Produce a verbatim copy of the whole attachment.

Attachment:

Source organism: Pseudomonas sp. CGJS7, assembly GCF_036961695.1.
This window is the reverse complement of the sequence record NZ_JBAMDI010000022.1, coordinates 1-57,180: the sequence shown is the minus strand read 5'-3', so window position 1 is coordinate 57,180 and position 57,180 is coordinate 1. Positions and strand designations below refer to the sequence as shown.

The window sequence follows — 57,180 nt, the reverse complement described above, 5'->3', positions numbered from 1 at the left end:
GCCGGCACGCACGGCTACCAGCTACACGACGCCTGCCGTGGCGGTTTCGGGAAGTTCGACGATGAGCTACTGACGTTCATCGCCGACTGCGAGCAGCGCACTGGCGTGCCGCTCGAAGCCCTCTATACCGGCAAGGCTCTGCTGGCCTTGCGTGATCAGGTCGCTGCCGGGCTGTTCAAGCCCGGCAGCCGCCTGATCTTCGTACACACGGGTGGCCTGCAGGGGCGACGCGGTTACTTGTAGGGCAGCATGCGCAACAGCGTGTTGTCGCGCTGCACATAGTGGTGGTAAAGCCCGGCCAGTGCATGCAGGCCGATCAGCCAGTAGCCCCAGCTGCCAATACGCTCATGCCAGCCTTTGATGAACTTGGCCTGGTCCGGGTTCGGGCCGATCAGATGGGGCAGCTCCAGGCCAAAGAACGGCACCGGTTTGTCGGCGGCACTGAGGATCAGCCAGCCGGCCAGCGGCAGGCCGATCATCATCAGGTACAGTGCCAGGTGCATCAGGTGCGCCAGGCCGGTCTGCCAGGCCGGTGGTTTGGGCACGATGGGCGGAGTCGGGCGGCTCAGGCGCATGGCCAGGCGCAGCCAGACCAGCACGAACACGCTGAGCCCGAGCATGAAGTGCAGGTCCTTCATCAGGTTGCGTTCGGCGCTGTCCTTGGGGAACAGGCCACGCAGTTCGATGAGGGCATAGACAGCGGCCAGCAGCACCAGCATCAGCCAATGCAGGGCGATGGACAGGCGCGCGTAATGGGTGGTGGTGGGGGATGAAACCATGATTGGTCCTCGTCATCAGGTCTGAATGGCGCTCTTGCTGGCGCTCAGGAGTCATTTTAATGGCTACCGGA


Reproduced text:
Source organism: Pseudomonas sp. CGJS7, assembly GCF_036961695.1.
This window is the reverse complement of the sequence record NZ_JBAMDI010000022.1, coordinates 1-57,180: the sequence shown is the minus strand read 5'-3', so window position 1 is coordinate 57,180 and position 57,180 is coordinate 1. Positions and strand designations below refer to the sequence as shown.

The window sequence follows — 57,180 nt, the reverse complement described above, 5'->3', positions numbered from 1 at the left end:
GCCGGCACGCACGGCTACCAGCTACACGACGCCTGCCGTGGCGGTTTCGGGAAGTTCGACGATGAGCTACTGACGTTCATCGCCGACTGCGAGCAGCGCACTGGCGTGCCGCTCGAAGCCCTCTATACCGGCAAGGCTCTGCTGGCCTTGCGTGATCAGGTCGCTGCCGGGCTGTTCAAGCCCGGCAGCCGCCTGATCTTCGTACACACGGGTGGCCTGCAGGGGCGACGCGGTTACTTGTAGGGCAGCATGCGCAACAGCGTGTTGTCGCGCTGCACATAGTGGTGGTAAAGCCCGGCCAGTGCATGCAGGCCGATCAGCCAGTAGCCCCAGCTGCCAATACGCTCATGCCAGCCTTTGATGAACTTGGCCTGGTCCGGGTTCGGGCCGATCAGATGGGGCAGCTCCAGGCCAAAGAACGGCACCGGTTTGTCGGCGGCACTGAGGATCAGCCAGCCGGCCAGCGGCAGGCCGATCATCATCAGGTACAGTGCCAGGTGCATCAGGTGCGCCAGGCCGGTCTGCCAGGCCGGTGGTTTGGGCACGATGGGCGGAGTCGGGCGGCTCAGGCGCATGGCCAGGCGCAGCCAGACCAGCACGAACACGCTGAGCCCGAGCATGAAGTGCAGGTCCTTCATCAGGTTGCGTTCGGCGCTGTCCTTGGGGAACAGGCCACGCAGTTCGATGAGGGCATAGACAGCGGCCAGCAGCACCAGCATCAGCCAATGCAGGGCGATGGACAGGCGCGCGTAATGGGTGGTGGTGGGGGATGAAACCATGATTGGTCCTCGTCATCAGGTCTGAATGGCGCTCTTGCTGGCGCTCAGGAGTCATTTTAATGGCTACCGGA